Paul McCartney was the last of the four Beatles to try LSD. John and George, along with their wives, took it in 1965 when their dentist slipped some into their drinks without their knowledge. That summer, when the Beatles were touring North America, Ringo joined John and George in taking LSD. They tried to pressure Paul into doing it with them, but he refused. It wasn't until Paul was with Tara Browne that he actually tried LSD for the first time. He took it again on 21 March ---during that infamous time when John accidentally took some, thinking they were uppers and George Martin took him up on the roof of EMI for some fresh air. They called off the session and Paul took John back to his house and decided to partake together.
Ten days later, On March 31st, a reporter named Thomas Thompson of Britain's Queen magazine spent some time talking to the Beatles for an article that would be published a few months later. In his article, which was reprinted in the June 16, 1967 issue of Life in the United States, he writes the following:
Paul, 24, the unmarried Beatle, is also the only one that lives in London -- the others having become suburban squires. He is swept up in London's so called swinging world, goes to dinner parties and discotheques and talks about art and football. He is very much aware of the world's troubles, and has his own ideas of what it will take to straighten everything out. For example, he professes agony over the war in Vietnam, and is deeply committed to the possibilities of LSD as a universal cure-all.
"After I took it, It opened my eyes, " he says, "we only use one tenth of our brain. Just think what we could accomplish if we could only tap that hidden part! It would mean a whole new world. If the politicians would take LSD, there wouldn't be any more war, poverty or famine."
This is a pretty bold claim, especially from a guy that originally was too scared to take LSD in the first place. Now he has taken it at least twice and he thinks every politician should join him. So what he had to say in this article caused a few ripples at the time. On Paul's birthday, June 18, 1967 ITN evening news stopped by to talk to Mr. McCartney about what he had to say about LSD. Paul is seen sitting in his back yard in a swivel chair. He is wearing a green shirt and is pretty relaxed.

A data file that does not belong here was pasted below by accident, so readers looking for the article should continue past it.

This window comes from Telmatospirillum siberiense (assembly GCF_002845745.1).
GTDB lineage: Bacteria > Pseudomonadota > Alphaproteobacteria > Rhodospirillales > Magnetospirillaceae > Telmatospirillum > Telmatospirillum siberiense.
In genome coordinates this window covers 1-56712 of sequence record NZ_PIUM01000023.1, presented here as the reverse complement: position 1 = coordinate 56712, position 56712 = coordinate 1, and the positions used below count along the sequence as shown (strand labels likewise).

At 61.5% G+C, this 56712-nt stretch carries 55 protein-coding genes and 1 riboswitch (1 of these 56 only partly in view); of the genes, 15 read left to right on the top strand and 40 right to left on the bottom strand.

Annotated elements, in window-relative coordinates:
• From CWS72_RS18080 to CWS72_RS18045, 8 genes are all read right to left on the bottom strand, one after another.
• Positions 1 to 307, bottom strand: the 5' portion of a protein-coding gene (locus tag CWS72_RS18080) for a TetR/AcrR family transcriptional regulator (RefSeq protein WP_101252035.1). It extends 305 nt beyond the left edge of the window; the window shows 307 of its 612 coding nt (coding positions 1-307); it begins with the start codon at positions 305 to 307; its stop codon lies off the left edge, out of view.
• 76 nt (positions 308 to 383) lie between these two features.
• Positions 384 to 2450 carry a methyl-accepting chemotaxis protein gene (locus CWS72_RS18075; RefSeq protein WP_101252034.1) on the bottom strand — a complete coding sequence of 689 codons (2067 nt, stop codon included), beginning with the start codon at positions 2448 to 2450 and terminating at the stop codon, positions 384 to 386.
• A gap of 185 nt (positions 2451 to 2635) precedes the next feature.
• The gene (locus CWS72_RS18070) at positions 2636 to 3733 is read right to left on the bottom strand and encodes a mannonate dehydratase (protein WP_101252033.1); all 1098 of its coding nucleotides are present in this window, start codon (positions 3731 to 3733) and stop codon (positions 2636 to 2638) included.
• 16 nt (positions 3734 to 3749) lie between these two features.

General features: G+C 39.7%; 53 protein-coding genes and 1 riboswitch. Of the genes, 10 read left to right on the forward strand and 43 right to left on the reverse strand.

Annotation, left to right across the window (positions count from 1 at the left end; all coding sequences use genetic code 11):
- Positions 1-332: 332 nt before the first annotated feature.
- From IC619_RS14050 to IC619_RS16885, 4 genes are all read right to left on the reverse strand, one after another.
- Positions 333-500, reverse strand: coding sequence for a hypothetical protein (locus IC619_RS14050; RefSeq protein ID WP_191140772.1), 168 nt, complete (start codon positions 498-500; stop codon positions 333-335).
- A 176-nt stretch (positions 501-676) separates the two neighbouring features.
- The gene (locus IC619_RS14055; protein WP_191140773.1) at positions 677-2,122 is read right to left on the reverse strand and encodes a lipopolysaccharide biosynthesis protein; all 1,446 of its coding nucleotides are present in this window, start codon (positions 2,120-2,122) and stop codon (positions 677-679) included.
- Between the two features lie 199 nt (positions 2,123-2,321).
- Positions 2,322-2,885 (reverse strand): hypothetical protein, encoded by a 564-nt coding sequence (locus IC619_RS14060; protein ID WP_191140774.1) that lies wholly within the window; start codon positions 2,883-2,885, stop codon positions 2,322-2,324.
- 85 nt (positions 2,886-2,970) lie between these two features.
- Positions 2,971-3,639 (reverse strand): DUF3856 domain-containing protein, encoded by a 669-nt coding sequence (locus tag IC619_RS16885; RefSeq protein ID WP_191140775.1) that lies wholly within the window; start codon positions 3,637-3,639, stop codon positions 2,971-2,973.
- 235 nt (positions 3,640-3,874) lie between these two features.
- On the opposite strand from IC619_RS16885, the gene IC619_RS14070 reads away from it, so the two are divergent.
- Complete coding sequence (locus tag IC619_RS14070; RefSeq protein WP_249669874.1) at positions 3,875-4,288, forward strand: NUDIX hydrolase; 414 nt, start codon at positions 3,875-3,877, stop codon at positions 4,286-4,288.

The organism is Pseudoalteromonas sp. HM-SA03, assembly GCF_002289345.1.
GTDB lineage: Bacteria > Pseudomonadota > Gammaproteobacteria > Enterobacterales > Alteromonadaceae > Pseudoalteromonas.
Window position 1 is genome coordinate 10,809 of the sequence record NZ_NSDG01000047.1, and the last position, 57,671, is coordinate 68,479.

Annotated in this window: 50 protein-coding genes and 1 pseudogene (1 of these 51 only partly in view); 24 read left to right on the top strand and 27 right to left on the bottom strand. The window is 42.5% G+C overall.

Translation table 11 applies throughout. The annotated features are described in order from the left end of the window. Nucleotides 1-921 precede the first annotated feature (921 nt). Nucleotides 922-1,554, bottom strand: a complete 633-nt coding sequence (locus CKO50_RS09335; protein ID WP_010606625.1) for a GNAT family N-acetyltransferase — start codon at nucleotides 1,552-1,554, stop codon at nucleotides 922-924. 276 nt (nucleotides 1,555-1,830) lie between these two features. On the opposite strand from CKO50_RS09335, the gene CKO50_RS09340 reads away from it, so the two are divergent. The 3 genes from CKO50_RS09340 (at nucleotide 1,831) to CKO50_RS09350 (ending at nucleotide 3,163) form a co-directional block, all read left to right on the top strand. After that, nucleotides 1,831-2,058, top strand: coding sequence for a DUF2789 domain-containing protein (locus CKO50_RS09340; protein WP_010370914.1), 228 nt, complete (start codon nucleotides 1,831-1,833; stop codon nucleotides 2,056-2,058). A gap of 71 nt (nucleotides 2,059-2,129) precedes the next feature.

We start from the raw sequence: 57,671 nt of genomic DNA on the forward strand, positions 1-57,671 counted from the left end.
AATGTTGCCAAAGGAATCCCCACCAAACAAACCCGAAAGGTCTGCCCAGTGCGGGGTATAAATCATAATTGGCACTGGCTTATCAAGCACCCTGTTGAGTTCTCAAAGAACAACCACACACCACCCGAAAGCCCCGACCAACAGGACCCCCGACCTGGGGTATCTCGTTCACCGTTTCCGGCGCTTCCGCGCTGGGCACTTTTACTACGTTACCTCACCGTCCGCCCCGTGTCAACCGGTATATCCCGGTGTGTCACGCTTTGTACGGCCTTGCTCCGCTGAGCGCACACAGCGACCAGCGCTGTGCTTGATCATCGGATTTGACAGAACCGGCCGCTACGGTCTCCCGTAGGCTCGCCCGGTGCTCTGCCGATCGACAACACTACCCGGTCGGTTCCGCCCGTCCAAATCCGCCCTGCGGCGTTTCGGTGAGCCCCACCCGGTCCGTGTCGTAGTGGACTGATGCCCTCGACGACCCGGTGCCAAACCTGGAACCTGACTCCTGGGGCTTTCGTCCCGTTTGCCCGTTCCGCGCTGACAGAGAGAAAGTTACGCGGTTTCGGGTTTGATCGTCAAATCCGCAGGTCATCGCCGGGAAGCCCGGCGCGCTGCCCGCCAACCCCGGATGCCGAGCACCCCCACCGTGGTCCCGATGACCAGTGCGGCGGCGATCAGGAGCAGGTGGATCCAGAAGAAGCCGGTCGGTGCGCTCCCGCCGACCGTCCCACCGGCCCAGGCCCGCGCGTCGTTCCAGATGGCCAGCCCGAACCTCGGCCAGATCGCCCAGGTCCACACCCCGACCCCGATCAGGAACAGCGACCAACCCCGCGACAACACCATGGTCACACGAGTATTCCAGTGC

Everywhere you look online, you will find that this interview took place on June 19, 1967. It is my belief that the interview took place on June 18 and was broadcast on June 19. Photographs show McCartney wearing the exact same clothing that he wore when he is opening birthday cards inside his house. There are other photos from that day of him in his yard with Martha. And then these photos of him sitting in that swivel chair and the big reason why I believe it to be on June 18, is because in one of the photographs you can see a microphone attached to him as he is sitting in the chair.
What happened in this interview? Paul says that he has taken LSD four time and he won't tell the reporter where he got it. Then he places the blame of spreading this news onto the reporters,
Mmm, but the thing is -- I was asked a question by a newspaper, and the decision was whether to tell a lie or tell him the truth. I decided to tell him the truth... but I really didn't want to say anything, you know, because if I had my way I wouldn't have told anyone. I'm not trying to spread the word about this. But the man from the newspaper is the man from the mass medium. I'll keep it a personal thing if he does too you know... if he keeps it quiet. But he wanted to spread it so it's his responsibility, you know, for spreading it not mine.
And Paul does make a good point. People get mad at celebrities for not being honest. Paul makes the decision to be honest with the reporters and they decide what the next move will be. However, I really don't think any reporter sees it that way at all. They want that big scoop.
Then the reporter asks if Paul thinks that the fans will be taking drugs now that Paul said that he did. That basically Paul has a responsibility to keep kids off drugs.
No, it's you who've got the responsibility. You've got the responsibility not to spread this NOW. You know, I'm quite prepared to keep it as a very personal thing if you will too. If you'll shut up about it, I will.
The whole ordeal blew over fairly quickly and is now just an interesting footnote in Beatles history.